By Dan L. Mosier
In the spring of 1776, troche Juan Bautista de Anza and his small group of Spanish soldiers passed through the region, after having explored around San Francisco Bay and having been stopped by the impenetrable tule swamp of the San Joaquin Delta near Byron. Anza was trying to reach the Sierra Nevada, but having failed to find a way through the tule, he was on his way back to Monterey.
Anza was on his second land expedition in California from Tubac, Arizona, where he was captain of the presidio there. Anza’s dream was to establish a land route from Sonora, Mexico, to Monterey in Alta California. His first expedition accomplished that in 1774. Now, on his second expedition in 1776, he had established a settlement at Monterey, found a suitable site for a presidio and mission at San Francisco, and explored the San Francisco Bay region. Father Pedro Font was the observer and diarist on the expedition. Father Font carefully noted the direction and distance of travel as they explored new territory. But before them laid uncharted, rugged mountains with few distinguishing landmarks. It is difficult to know exactly the course that Anza took over the Diablo Range from the Spanish descriptions in Font’s diaries. Some believed that Anza passed through a part of Corral Hollow, some didn’t.
Through the translations and careful study of historian Herbert E. Bolton, we are able to trace a probable route of Anza through the Diablo Range using familiar landmarks. Bolton wrote, “Going south now, they entered the range (Loma de las Tuzas), evidently by Midway Valley, and ascended Patterson Grade to the vicinity of the pass, whence they looked down into Livermore Valley (Santa Coleta), and descried in the distance the range of redwoods (Sierra de Pinabetes) on San Francisco Peninsula. Descending from the summit, and crossing the eastern edge of Livermore Valley near the Hetch Hetchy plant and Tesla Grade, they ascended Brown’s Ridge, continued southeast, and camped near Corral Hollow, five or six miles from the Hetch Hetchy plant. This was Anza Camp 102, about four miles west of Corral Hollow Creek. The Hetch Hetchy power plant was located on Tesla Road in Arroyo Seco a half mile west of Tesla Park.
Following the route of Anza the next day, Bolton wrote, “Continuing southeast along the northeastern edge of Crane Ridge for seven or eight miles, about to the San Joaquin County line, they climbed to the top of Crane Ridge, perhaps up Sulphur Spring Canyon, reaching the summit west of Eagle Mountain. Continuing south they descended to Arroyo Mocho, striking it about Callahan Gulch, some two miles north of the Santa Clara County line. Following Arroyo Mocho two leagues (6 miles), Anza ascended the pass at the S.S. Grade (Blackbird Valley), near where the Mocho comes in from the east. Then they continued southward to Monterey.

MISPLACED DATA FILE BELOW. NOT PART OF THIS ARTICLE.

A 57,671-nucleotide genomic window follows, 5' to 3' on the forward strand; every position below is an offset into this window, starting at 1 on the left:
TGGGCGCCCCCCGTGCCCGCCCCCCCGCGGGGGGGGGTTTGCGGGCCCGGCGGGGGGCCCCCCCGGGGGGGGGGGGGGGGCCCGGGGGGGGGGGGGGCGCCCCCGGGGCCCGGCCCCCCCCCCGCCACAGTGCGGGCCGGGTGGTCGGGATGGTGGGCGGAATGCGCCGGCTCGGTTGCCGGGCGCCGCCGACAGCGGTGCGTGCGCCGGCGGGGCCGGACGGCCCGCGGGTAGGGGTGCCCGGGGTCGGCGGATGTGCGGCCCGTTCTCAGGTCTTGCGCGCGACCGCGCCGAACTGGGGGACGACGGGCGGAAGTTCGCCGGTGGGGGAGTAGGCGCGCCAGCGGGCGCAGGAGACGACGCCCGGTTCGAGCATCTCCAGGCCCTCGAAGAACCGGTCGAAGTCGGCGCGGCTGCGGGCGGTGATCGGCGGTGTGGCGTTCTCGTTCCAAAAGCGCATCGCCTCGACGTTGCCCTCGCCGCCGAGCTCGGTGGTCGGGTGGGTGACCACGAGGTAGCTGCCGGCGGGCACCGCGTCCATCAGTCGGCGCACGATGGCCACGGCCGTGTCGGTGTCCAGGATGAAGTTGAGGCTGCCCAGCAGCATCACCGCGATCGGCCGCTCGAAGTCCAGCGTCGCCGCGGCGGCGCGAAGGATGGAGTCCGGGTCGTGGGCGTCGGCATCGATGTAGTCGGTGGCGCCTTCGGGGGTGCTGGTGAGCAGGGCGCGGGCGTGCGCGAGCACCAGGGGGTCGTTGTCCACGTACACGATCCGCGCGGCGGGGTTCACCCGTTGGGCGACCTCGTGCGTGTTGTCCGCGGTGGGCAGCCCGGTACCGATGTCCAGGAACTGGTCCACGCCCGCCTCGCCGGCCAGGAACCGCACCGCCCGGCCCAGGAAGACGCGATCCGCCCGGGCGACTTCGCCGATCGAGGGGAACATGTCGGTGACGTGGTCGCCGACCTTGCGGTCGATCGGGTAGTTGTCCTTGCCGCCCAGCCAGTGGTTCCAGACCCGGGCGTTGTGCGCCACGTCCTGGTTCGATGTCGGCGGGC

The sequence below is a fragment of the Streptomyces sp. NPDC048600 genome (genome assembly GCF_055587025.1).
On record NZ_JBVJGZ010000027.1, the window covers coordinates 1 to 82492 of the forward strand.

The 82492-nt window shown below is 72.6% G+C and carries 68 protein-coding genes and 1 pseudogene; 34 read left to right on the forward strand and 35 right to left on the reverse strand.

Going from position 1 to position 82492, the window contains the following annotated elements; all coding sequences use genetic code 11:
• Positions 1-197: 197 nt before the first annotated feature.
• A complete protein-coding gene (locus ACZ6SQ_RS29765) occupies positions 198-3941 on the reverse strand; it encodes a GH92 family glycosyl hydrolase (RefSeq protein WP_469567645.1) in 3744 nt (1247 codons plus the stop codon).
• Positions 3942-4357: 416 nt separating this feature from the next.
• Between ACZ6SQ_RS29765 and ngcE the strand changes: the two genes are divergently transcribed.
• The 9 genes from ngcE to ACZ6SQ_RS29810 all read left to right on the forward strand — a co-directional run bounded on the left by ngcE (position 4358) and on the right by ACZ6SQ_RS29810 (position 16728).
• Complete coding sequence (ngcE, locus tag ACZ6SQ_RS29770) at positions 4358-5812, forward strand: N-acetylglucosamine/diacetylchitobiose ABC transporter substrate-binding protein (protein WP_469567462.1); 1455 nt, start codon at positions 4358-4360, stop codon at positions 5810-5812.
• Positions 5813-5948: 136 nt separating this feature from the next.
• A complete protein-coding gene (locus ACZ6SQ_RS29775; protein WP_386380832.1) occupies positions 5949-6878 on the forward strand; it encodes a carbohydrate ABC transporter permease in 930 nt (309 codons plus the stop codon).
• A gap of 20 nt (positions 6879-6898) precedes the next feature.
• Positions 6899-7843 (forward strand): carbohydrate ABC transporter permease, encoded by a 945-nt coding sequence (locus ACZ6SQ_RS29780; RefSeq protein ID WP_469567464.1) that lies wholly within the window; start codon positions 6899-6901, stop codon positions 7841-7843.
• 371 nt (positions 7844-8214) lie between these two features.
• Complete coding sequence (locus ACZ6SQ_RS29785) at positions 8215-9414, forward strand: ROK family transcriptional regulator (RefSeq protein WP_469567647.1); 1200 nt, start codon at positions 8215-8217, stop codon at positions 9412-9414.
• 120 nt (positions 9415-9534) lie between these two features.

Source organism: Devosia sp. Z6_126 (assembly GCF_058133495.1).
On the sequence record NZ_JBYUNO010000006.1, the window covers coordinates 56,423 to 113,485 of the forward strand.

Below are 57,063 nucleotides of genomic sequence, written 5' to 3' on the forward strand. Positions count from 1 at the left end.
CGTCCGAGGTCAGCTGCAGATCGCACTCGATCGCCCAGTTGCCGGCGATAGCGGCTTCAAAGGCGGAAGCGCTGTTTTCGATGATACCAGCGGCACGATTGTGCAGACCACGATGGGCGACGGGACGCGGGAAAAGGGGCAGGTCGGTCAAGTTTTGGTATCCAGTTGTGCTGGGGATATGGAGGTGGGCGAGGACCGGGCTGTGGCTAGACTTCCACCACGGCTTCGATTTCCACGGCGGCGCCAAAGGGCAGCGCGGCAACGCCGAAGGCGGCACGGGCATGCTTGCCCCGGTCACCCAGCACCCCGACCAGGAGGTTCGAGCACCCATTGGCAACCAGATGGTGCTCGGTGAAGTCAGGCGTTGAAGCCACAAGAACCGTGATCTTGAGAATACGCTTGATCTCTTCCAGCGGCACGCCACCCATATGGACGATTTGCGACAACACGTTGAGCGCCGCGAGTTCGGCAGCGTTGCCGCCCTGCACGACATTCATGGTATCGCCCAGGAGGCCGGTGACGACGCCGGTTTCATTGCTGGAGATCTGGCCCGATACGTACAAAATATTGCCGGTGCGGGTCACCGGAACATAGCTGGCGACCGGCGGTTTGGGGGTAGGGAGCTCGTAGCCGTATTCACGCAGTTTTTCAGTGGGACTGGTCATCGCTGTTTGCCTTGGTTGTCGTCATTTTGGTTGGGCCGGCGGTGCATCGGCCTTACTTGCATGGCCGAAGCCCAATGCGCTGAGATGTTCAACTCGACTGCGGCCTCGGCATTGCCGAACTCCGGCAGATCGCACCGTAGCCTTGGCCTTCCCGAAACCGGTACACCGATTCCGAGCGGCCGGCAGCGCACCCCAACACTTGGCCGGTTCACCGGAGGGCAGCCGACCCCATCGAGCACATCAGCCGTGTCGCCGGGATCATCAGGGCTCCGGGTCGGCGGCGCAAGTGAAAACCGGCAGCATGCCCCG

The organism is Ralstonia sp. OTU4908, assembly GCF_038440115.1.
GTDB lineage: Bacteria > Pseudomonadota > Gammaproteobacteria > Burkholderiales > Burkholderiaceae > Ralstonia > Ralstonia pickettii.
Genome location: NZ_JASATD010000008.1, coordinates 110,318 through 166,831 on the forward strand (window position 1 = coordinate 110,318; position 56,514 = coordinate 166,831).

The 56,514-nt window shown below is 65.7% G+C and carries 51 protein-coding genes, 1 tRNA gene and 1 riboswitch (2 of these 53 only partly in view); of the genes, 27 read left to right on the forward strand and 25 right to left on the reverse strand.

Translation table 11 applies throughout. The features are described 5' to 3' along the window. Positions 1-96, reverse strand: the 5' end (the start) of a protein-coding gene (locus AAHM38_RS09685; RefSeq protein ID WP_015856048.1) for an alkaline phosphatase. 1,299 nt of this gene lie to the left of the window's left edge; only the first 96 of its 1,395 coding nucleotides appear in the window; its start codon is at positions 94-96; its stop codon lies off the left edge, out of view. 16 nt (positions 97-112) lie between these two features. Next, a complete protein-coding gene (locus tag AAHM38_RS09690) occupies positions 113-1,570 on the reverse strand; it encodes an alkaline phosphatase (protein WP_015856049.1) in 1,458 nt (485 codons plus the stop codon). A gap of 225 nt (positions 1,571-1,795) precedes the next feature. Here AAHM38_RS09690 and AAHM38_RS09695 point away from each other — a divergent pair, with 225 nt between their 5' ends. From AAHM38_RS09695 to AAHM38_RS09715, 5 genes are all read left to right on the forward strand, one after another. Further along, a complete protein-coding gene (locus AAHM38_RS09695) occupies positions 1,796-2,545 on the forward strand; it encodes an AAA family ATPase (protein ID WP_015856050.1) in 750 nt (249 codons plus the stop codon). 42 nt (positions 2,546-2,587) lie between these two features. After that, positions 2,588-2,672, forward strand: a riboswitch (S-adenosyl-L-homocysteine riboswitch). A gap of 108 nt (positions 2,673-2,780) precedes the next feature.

It is clear from Bolton’s description that Anza did not trek through the Tesla Park property directly, but traveled to the west and south of it. Yet, on April 4, 1976, for the Bicentennial Celebration of the Anza Expedition, a plaque was erected at Tesla Park to commemorate Camp 102. The placement of this plaque may have been more of convenience than accuracy. The actual campsite is believed to be located about four miles to the west of the Tesla Park property in the vicinity of Dry Creek at the south end of Greenville Road.
Father Font was not fond of the region he had just traveled through, as he wrote, “In all the journey today we did not see a single Indian, finding only human tracks stamped in the dry mud. It appeared to me that the country is so bad that it could not easily be inhabited by human beings. At least I was left with no desire to return to travel through it, for besides the smarting of the eyes which I brought from there, and the fever in my mouth which I had corrected but which today returned to assail me, I have never seen an uglier country.
On his return, Anza made a brief stop in Monterey to bid farewell to the small band of colonists who had accompanied him to California. Back in Mexico, Anza received honors for his great leadership on the 1,600-mile expedition. He later became governor of New Mexico. He died in 1788 at the age of 51.